As I See It
---- — Editor’s note: The column Mr. Deane refers to in this piece was reduced slightly in length in order to fit in the print edition. Columns and letters submitted by our readers are sometimes trimmed in order to fit into the available space. Edits made on deadline, as was the case with Mr. Deane’s column, are not submitted to the author for approval, due to time constrictions.
The role of the writer, particularly in an OpEd piece, is to explore an issue and present a point of view, to make readers understand, identify, laugh, cry, get angry, take action … It’s deeply personal, though it must translate to the general readership.
The role of an editor is to select material, allot space, write headlines, protect against libel, check for grammar and spelling errors and, as necessary, improve writing. It’s not personal, though editors need to be sensitive to their writers.
Sure, editors may save writers from themselves at times, but at other times these roles may be in conflict.
Castle Freeman Jr., writes in “Spring Snow, The Seasons of New England,” from The Old Farmer’s Almanac, “Every author who is lucky enough to secure a publisher for his work finds himself in an enterprise that is necessarily a collaboration, something authors discover with degrees of horror, insult, resignation, relief, and gratitude.”
And so it was that I was startled and disappointed to discover that the last paragraph of my last As I See It column (Nov. 18) on texting and driving had been lopped off, presumably for space reasons.
As printed, it ended, “Multi-tasking doesn’t always mean more. It often means less — at the expense of others.”
That ending makes sense. It makes the point in a philosophical way. But the issue was more personal to me. The deleted ending, “To be blunt, my right to life is more important than your right to amusement. This makes me angry,” expressed how the philosophical impacted me personally. It was also a play on “the right to life, liberty and the pursuit of happiness” in the Declaration of Independence. The impact was gone with the deletion of that final sentence.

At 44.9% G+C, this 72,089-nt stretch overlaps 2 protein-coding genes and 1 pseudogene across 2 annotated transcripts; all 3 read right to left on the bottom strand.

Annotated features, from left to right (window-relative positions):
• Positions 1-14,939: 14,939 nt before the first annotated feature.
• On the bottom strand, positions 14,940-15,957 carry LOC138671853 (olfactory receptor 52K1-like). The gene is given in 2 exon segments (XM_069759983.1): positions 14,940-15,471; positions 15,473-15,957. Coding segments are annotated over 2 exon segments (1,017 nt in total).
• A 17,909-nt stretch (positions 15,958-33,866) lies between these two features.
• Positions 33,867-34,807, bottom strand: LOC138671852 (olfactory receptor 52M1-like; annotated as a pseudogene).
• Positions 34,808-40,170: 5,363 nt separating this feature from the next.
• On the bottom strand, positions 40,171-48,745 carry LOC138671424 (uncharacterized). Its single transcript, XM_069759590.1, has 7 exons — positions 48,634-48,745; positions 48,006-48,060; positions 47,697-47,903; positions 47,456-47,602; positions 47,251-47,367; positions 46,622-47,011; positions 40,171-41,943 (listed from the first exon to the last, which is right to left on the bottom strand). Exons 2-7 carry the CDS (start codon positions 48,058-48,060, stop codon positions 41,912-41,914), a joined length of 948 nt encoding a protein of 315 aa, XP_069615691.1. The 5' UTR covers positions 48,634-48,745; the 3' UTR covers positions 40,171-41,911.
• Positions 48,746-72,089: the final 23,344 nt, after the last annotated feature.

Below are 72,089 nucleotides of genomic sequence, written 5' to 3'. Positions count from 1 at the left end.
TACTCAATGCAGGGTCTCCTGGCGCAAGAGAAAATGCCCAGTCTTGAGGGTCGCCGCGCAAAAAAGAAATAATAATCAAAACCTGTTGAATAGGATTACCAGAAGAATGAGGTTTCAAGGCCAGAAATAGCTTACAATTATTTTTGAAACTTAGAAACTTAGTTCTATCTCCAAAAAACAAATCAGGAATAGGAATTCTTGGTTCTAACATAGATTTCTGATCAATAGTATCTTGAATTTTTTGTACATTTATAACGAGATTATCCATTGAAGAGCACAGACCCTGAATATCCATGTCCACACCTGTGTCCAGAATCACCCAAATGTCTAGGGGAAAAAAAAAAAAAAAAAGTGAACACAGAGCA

As fellow As I See It columnist Jack Garvey commented in an ensuing email discussion, “Oh, that hurts! That is a galvanizing line that would have turned the ‘multi-tasking’ line into a more powerful (and resonant) one-two punch.”
This was most likely a quick decision made at deadline to fit the column into the allotted space, but how would the reader know that? A reader assumes that the writer presented the column as published. Not so, as in this case.
Does this really matter? Probably not to the reader. Definitely so to the writer. Writing is our creation, our expression of selves, hence the As I See It name of the column. To make changes is to make the work to some extent not ours. Not that we’re all geniuses, but, as an extreme example, would Leonardo da Vinci object if an art editor touched up his Mona Lisa? Or cropped it to fit allotted space on the wall? True, these are just little guest columns in a local newspaper, but the motivation of the artist/writer remains the same — self-expression.
Similarly, the piece was also pruned in the middle. The sentence, “I can’t count the number of times in recent years that an oncoming distracted driver, either looking down at a text or smiling and yakking on the cell phone, has had to jerk to attention and veer back into the travel lane to avoid me,” did indeed present the scenario. But again, how do I feel about that?
“That’s why I always keep an eye on each oncoming driver, ready to jump over the guardrail if necessary. So far that hasn’t been necessary, but it’s a possibility.”
That sentence was cut, taking the teeth out of the observation. That’s how alert I have to be on this stage of my walk on the highway, detracting from the meditation function of my fitness program to guarantee my survival against oncoming missiles.
So what to do about this? Submit no further pieces? Follow up with the regular OpEd editor, who had happened to be away at the time?
I have been publishing pieces for more than 40 years. I feel that I have earned my spurs, so to speak, to have my writing left alone. Editors, in turn, feel that dealing with copy is within their purview. Both viewpoints are legitimate. The key is in finding a match.
This one is being put to the test.
Stuart Deane lives in Newburyport.